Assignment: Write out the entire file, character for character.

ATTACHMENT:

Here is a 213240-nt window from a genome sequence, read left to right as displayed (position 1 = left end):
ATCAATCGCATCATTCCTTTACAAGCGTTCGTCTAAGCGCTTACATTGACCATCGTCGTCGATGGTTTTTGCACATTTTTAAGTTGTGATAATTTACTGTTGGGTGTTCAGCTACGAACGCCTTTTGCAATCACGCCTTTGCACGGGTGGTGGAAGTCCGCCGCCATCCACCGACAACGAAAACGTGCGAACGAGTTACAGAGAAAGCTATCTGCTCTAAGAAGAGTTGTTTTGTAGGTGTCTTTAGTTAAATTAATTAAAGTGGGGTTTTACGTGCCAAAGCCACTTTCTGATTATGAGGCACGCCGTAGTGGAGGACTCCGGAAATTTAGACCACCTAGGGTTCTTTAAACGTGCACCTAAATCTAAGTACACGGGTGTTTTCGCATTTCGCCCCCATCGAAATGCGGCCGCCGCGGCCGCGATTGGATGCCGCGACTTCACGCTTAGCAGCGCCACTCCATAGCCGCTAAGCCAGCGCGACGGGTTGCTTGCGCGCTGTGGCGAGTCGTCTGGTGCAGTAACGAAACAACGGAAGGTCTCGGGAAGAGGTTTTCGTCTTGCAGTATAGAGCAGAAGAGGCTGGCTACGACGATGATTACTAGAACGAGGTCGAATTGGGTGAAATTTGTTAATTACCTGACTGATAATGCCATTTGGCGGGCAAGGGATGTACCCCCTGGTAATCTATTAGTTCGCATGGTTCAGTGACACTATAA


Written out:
Here is a 213240-nt window from a genome sequence, read left to right as displayed (position 1 = left end):
ATCAATCGCATCATTCCTTTACAAGCGTTCGTCTAAGCGCTTACATTGACCATCGTCGTCGATGGTTTTTGCACATTTTTAAGTTGTGATAATTTACTGTTGGGTGTTCAGCTACGAACGCCTTTTGCAATCACGCCTTTGCACGGGTGGTGGAAGTCCGCCGCCATCCACCGACAACGAAAACGTGCGAACGAGTTACAGAGAAAGCTATCTGCTCTAAGAAGAGTTGTTTTGTAGGTGTCTTTAGTTAAATTAATTAAAGTGGGGTTTTACGTGCCAAAGCCACTTTCTGATTATGAGGCACGCCGTAGTGGAGGACTCCGGAAATTTAGACCACCTAGGGTTCTTTAAACGTGCACCTAAATCTAAGTACACGGGTGTTTTCGCATTTCGCCCCCATCGAAATGCGGCCGCCGCGGCCGCGATTGGATGCCGCGACTTCACGCTTAGCAGCGCCACTCCATAGCCGCTAAGCCAGCGCGACGGGTTGCTTGCGCGCTGTGGCGAGTCGTCTGGTGCAGTAACGAAACAACGGAAGGTCTCGGGAAGAGGTTTTCGTCTTGCAGTATAGAGCAGAAGAGGCTGGCTACGACGATGATTACTAGAACGAGGTCGAATTGGGTGAAATTTGTTAATTACCTGACTGATAATGCCATTTGGCGGGCAAGGGATGTACCCCCTGGTAATCTATTAGTTCGCATGGTTCAGTGACACTATAA